Industry Praises Small Cell Siting Order; Some Munis Say It Ties Their Hands

SHARE THIS ARTICLE

Share on facebook
Share on google
Share on twitter
Share on linkedin

The wireless, towerco and associated industries praised yesterday’s FCC vote to ease small cell siting at the local level. Some localities agree that change is needed to lower costs and further 5G deployment. But many don’t, as Inside Towers reported. In fact, during the vote, FCC Commissioner Brendan Carr referred to a cottage industry of litigation over siting issues, fueled by “tons of consultants.” The order, Carr said, “ends the uncertainty” over the FCC’s rules, “inspiring much of that litigation.”

The National Association of Tower Erectors called the action significant because, among other things, it provides guidance on certain state and local non-fee requirements including aesthetic and undergrounding requirements and establishes and codifies two new shot clocks for small wireless facilities (60 days for co-location on pre-existing structures and 90 days for new builds).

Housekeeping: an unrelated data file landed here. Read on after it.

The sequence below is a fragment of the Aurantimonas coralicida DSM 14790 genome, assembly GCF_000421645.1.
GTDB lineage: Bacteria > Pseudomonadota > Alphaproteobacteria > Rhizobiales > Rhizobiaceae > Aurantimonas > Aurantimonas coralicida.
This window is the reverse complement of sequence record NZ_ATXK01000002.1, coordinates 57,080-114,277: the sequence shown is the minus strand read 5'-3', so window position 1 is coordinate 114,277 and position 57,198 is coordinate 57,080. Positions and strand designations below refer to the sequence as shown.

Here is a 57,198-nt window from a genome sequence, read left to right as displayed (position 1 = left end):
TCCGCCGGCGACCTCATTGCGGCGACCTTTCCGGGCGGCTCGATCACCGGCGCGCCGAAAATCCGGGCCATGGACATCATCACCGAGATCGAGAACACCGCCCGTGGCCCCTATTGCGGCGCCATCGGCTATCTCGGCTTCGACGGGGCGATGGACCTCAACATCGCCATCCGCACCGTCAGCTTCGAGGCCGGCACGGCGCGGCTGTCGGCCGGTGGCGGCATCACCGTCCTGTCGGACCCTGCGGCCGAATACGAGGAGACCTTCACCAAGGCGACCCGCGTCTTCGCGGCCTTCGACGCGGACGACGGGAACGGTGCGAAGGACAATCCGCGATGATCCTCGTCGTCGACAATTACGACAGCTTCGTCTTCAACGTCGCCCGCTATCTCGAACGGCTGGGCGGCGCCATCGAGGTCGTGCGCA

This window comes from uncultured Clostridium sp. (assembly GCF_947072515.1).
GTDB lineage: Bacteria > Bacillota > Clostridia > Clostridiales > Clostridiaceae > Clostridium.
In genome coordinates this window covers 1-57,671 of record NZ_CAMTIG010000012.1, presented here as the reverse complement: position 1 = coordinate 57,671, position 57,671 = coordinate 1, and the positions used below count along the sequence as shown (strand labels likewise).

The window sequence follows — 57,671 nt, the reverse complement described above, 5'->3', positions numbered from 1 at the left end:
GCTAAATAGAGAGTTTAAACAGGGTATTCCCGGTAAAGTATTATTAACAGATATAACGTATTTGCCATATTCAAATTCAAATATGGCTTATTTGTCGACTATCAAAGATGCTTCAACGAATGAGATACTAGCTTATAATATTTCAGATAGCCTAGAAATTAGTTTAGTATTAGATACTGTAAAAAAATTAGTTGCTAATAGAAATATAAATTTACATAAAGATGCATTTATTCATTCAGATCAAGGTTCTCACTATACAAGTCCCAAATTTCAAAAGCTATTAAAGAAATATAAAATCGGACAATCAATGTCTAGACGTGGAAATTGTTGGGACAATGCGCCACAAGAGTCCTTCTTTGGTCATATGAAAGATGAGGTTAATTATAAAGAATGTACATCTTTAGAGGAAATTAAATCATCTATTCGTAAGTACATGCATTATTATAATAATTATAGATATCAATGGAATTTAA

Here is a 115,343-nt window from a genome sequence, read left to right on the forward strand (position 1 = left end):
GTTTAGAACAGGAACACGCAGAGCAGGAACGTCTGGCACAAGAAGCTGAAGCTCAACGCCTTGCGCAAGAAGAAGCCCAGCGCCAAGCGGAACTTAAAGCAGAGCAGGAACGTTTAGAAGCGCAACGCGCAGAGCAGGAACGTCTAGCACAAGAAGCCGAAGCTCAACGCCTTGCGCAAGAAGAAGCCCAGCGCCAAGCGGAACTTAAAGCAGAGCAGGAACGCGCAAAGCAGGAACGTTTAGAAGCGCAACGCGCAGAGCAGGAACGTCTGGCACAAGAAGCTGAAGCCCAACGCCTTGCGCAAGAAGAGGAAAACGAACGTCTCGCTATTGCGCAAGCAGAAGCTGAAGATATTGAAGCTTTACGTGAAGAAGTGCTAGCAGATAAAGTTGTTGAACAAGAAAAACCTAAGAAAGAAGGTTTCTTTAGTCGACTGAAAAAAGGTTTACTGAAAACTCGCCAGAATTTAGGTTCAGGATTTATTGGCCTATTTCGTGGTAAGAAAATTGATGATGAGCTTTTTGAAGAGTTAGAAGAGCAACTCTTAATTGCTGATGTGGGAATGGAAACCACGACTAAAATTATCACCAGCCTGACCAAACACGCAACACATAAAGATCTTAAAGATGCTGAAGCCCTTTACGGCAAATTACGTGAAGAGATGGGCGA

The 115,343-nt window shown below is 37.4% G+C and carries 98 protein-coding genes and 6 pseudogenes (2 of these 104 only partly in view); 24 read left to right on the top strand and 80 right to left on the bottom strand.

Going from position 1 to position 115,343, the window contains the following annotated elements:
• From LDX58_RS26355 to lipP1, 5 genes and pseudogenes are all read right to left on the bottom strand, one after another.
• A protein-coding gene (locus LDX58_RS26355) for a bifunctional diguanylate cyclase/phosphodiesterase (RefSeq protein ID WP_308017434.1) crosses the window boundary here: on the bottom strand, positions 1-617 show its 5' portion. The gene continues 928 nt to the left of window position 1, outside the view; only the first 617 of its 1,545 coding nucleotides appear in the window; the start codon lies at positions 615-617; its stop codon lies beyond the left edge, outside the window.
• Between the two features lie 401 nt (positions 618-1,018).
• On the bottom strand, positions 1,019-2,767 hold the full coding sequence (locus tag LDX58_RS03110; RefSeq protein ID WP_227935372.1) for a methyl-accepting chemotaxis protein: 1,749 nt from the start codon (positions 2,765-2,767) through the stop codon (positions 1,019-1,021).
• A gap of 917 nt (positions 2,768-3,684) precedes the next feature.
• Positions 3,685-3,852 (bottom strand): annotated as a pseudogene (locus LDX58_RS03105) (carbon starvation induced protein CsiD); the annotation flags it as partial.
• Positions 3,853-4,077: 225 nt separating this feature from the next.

NATE Board member Jimmy Miller from Gulfport, MS said: “NATE member companies continue to be instrumental on the front lines deploying the small cells and related wireless infrastructure” and the FCC action provides a consistent framework and roadmap for both industry and state and local governments to adhere to.” 

Wireless Infrastructure Association President/CEO Jonathan Adelstein said the order “clarifies” the role of state and local governments to make the process of siting wireless infrastructure faster and more efficient. He agrees with Commissioner Michael O’Rielly that macro towers “play a key role in wireless networks. That role will expand in 5G.”

CTIA President/CEO Meredith Attwell Baker noted: “With the first commercial launch of 5G in the U.S. just days away, this decision will promote billions in investment and significant job creation.”

However, Next Century Cities, a non-profit founded to support communities as they seek access to fast and affordable internet access, said the order strengthens the hand of carriers in negotiations over small cell deployment at the expense of local decision making. “Local leaders want this technology that will improve quality of life for their constituents. However, this order puts a foot on the scale for industry, and limits community capacity to serve the public interest,” said Next Century Cities Executive Director Deb Socia. “Mutually beneficial agreements will only happen when local governments can come to the table without their hands tied behind their backs.”

September 27, 2018